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Nikkei Line


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Licenses starting at $30


Ships, historical landmarks of this journey, showed through photos from a historical archive a uniform typographic system in the letters painted on their hulls. A notable feature was the reverse contrast, and the common use of the “Line” suffix in names, such as “Toho Line” and “Japan Line.”

PP Nikkei is a tribute to Japanese immigration to America through typography, honoring the stories of Japanese immigrants and their descendants. “Nikkei” refers to Japanese individuals and their descendants who live outside Japan.

Credits & details

Styles 18 Styles with 513 Glyphs each
Including Italics & Crest Set
Latest Update March 2024
Version 1.00
Available Formats OTF, TTF, WOFF, WOFF2

Supported languages

(and more)
  • Thin 100
    Ultralight 200
    Light 300
    Regular 400
    Medium 500
    Semibold 600
    Bold 700
    Ultrabold 800
    Heavy 900
  • Thin Italic 100
    Ultralight Italic 200
    Light Italic 300
    Regular Italic 400
    Medium Italic 500
    Semibold Italic 600
    Bold Italic 700
    Ultrabold Italic 800
    Heavy Italic 900
Gotta ♥ Variable Fonts.
Nikkei Line
is variable in
weight  +  italic !
Nikkei Line
is variable in
weight  +  italic !

This process began on June 18, 1908, when the ship Kasato Maru arrived in the country bringing 781 workers to farms in the interior of São Paulo. Consequently, June 18 was established as the national day of Japanese immigration. In 1973, the flow stopped almost completely after the Nippon Maru immigration ship arrived; at that time, there were almost 200,000 Japanese settled in the country. Currently, there are approximately one million Japanese-Brazilians, mostly living in the states of São Paulo and Paraná. According to a 2016 survey published by IPEA, in a total of 46 801 772 Brazilians' names analyzed, 315 925 or 0.7% of them had the only or last name of Japanese origin. The descendants of Japanese are called Nikkei, their children are Nisei, their grandchildren are Sansei, and their great-grandchildren are Yonsei. Japanese-Brazilians who moved to Japan in search of work and settled there from the late 1980s onwards are called dekasegi. Due to the expansion of coffee plantations, which was the major driver of the Brazilian economy from the second half of the 19th century until the 1920s, there was a demand for cheap workforce in rural São Paulo. The first official visit to pursue a diplomatic trade agreement with Japan took place in 1880. On November 16 of that year, Vice Admiral Artur Silveira da Mota began negotiations in Tokyo to establish a Treaty of Friendship, Commerce and Navigation between the two countries. Mota was received by the Vice-Minister of Foreign Affairs, Kagenori Ueno. Efforts were renewed in 1882 with Minister Plenipotentiary Eduardo Calado, who accompanied Mota in 1880. However, the treaty would only be signed three years later, on November 5, 1895, by the Brazilian plenipotentiary minister Gabriel de Toledo Piza e Almeida and the Japanese plenipotentiary Minister Sone Arasuke, allowing the introduction of Japanese immigrants in Brazil. In the early 1960s, the Japanese Brazilian population in the cities already surpassed that of the countryside. As the vast majority of families that moved to São Paulo and cities in Paraná had few resources and were headed by first and second-generation Japanese, it was imperative that their business did not require a large initial investment or advanced knowledge of the Portuguese language. Thus, a good part of the immigrants began to dedicate themselves to small trade or to the provision of basic services, where dyeing stood out. In the 1970s, 80% of the 3,500 establishments that washed and ironed the clothes of São Paulo citizens were Japanese. According to anthropologist Célia Sakurai: "The business was convenient for the families, because they could live at the back of the dye shop and do all the work without having to hire employees. In addition, the communication required by the activity was brief and simple". A 2017 survey revealed that Brazilians of Japanese descent are the wealthiest group in Brazil. The survey concluded that Brazilians with a Japanese surname are the ones who earn the most (73.40 reais per hour). In 2008, IBGE published a book about the Japanese diaspora and it estimated that, as of 2000 there were 70,932 Japanese-born immigrants living in Brazil (compared to the 158,087 found in 1970). Of the Japanese, 51,445 lived in São Paulo. Most of the immigrants were over 60 years old, because the Japanese immigration to Brazil has ended since the mid-20th century. For the whole Brazil, with over 1.4 million people of Japanese descent, the largest percentages were found in the states of São Paulo (1.9% of Japanese descent), Paraná (1.5%) and Mato Grosso do Sul (1.4%). The smallest percentages were found in Roraima and Alagoas (with only 8 Japanese). The percentage of Brazilians with Japanese roots largely increased among children and teenagers. In 1991, 0.6% of Brazilians between 0 and 14 years old were of Japanese descent. In 2000, they were 4%, as a result of the returning of Dekasegis (Brazilians of Japanese descent who work in Japan) to Brazil.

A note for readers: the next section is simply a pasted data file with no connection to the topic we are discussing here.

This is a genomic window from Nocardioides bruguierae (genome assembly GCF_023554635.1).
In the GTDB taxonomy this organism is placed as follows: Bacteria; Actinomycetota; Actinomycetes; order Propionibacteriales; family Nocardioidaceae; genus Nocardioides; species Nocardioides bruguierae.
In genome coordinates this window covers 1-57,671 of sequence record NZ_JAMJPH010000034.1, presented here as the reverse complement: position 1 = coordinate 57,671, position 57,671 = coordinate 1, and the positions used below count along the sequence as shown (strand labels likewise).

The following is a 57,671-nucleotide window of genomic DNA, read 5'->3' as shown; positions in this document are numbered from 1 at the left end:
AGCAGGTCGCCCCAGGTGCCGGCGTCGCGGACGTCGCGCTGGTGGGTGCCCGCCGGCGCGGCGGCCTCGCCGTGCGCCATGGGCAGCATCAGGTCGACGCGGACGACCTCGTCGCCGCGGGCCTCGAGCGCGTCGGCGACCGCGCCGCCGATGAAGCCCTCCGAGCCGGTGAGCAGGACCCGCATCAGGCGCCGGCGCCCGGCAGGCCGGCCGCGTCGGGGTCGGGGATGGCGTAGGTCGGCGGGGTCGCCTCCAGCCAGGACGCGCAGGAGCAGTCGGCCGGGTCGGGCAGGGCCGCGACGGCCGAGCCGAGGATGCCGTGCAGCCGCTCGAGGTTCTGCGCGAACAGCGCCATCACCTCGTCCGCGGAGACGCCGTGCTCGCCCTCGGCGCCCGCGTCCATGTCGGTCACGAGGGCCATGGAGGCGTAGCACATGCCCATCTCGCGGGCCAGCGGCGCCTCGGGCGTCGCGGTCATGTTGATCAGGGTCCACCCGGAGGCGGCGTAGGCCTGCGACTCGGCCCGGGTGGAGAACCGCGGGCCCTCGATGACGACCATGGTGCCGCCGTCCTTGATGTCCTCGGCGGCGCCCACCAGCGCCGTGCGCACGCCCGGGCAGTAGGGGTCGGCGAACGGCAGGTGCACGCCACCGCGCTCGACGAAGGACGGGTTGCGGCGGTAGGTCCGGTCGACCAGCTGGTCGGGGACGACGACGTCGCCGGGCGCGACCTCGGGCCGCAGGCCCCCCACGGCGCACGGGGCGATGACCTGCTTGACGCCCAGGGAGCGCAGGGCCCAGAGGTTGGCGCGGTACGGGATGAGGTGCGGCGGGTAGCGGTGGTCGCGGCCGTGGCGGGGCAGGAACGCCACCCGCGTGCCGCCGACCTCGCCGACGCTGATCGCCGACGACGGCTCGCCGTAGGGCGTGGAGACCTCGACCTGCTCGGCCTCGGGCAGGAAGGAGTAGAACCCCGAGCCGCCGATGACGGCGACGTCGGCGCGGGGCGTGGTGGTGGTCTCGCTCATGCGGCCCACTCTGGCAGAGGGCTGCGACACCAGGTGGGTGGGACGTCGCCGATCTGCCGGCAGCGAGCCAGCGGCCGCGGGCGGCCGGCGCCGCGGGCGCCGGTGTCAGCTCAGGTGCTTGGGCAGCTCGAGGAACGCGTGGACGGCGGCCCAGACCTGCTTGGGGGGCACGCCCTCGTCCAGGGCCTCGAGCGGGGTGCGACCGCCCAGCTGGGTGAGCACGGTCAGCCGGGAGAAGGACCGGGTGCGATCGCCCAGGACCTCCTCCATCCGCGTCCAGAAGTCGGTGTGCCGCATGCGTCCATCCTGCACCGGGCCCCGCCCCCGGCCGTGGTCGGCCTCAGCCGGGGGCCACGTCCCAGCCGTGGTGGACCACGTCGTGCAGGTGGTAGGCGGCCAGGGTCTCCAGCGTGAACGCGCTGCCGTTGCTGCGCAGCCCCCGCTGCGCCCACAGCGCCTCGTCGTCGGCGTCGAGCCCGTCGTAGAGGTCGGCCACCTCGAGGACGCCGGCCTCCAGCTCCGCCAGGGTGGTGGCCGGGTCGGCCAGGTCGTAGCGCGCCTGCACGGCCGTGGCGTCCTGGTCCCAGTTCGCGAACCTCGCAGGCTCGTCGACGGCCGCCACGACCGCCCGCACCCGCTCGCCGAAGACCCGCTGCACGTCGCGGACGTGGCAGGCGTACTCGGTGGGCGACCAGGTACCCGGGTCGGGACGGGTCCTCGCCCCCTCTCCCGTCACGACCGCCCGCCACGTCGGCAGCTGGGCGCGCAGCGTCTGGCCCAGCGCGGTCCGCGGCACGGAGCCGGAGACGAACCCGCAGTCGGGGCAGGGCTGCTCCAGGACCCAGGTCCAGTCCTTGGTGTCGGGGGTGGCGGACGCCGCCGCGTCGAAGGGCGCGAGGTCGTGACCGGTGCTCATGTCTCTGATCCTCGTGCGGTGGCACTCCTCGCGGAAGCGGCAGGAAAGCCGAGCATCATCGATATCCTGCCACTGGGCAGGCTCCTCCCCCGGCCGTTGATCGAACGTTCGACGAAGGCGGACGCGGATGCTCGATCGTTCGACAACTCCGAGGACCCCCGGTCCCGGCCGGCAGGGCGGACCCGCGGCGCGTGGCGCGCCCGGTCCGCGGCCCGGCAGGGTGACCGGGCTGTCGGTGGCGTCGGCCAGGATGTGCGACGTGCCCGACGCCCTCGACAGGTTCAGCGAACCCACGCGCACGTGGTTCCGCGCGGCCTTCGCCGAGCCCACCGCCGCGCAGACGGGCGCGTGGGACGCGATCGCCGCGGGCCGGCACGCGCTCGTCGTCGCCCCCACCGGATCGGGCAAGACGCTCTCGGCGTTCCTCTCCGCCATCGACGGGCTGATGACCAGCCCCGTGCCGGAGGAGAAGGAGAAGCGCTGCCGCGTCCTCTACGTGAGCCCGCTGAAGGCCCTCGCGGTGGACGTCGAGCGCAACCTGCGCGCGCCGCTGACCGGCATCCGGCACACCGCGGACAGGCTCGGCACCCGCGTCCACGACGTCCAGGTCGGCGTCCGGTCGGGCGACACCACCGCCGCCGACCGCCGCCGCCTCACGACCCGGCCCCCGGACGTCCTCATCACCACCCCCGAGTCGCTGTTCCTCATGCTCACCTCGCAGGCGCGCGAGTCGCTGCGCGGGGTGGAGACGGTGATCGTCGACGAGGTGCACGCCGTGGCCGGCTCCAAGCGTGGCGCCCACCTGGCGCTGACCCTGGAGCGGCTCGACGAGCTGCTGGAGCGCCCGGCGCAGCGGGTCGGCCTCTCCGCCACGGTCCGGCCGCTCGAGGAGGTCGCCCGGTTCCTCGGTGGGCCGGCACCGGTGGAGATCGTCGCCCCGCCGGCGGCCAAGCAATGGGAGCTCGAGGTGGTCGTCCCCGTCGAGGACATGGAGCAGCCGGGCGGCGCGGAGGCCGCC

Ships, historical landmarks of this journey, showed through photos from a historical archive a uniform typographic system in the letters painted on their hulls. A notable feature was the reverse contrast, and the common use of the “Line” suffix in names, such as “Toho Line” and “Japan Line.”

Basic Latin A B C D E F G H I J K L M N O P Q R S T U V W X Y Z a b c d e f g h i j k l m n o p q r s t u v w x y z ! # ( ) * - . / 0 1 2 3 4 5 6 7 8 9 : ; ? [ ] _ { } $ % + < = > ^ ~ @ & |
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